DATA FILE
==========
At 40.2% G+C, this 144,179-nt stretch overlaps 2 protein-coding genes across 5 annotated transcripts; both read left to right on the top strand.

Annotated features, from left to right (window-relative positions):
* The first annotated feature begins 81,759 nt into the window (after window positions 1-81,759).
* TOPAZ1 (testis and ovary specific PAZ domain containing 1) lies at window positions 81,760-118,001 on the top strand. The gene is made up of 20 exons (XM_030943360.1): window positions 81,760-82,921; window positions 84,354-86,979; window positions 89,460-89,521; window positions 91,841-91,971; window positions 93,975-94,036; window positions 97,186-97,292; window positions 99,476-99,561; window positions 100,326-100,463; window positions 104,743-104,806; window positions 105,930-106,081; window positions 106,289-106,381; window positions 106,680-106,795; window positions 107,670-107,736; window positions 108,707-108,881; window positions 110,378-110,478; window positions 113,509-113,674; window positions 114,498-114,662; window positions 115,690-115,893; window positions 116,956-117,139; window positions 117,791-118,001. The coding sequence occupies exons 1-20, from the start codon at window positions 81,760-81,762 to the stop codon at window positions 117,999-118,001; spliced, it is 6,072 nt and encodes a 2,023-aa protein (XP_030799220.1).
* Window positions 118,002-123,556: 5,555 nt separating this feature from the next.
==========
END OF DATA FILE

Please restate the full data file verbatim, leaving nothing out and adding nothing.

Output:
At 40.2% G+C, this 144,179-nt stretch overlaps 2 protein-coding genes across 5 annotated transcripts; both read left to right on the top strand.

Annotated features, from left to right (window-relative positions):
* The first annotated feature begins 81,759 nt into the window (after window positions 1-81,759).
* TOPAZ1 (testis and ovary specific PAZ domain containing 1) lies at window positions 81,760-118,001 on the top strand. The gene is made up of 20 exons (XM_030943360.1): window positions 81,760-82,921; window positions 84,354-86,979; window positions 89,460-89,521; window positions 91,841-91,971; window positions 93,975-94,036; window positions 97,186-97,292; window positions 99,476-99,561; window positions 100,326-100,463; window positions 104,743-104,806; window positions 105,930-106,081; window positions 106,289-106,381; window positions 106,680-106,795; window positions 107,670-107,736; window positions 108,707-108,881; window positions 110,378-110,478; window positions 113,509-113,674; window positions 114,498-114,662; window positions 115,690-115,893; window positions 116,956-117,139; window positions 117,791-118,001. The coding sequence occupies exons 1-20, from the start codon at window positions 81,760-81,762 to the stop codon at window positions 117,999-118,001; spliced, it is 6,072 nt and encodes a 2,023-aa protein (XP_030799220.1).
* Window positions 118,002-123,556: 5,555 nt separating this feature from the next.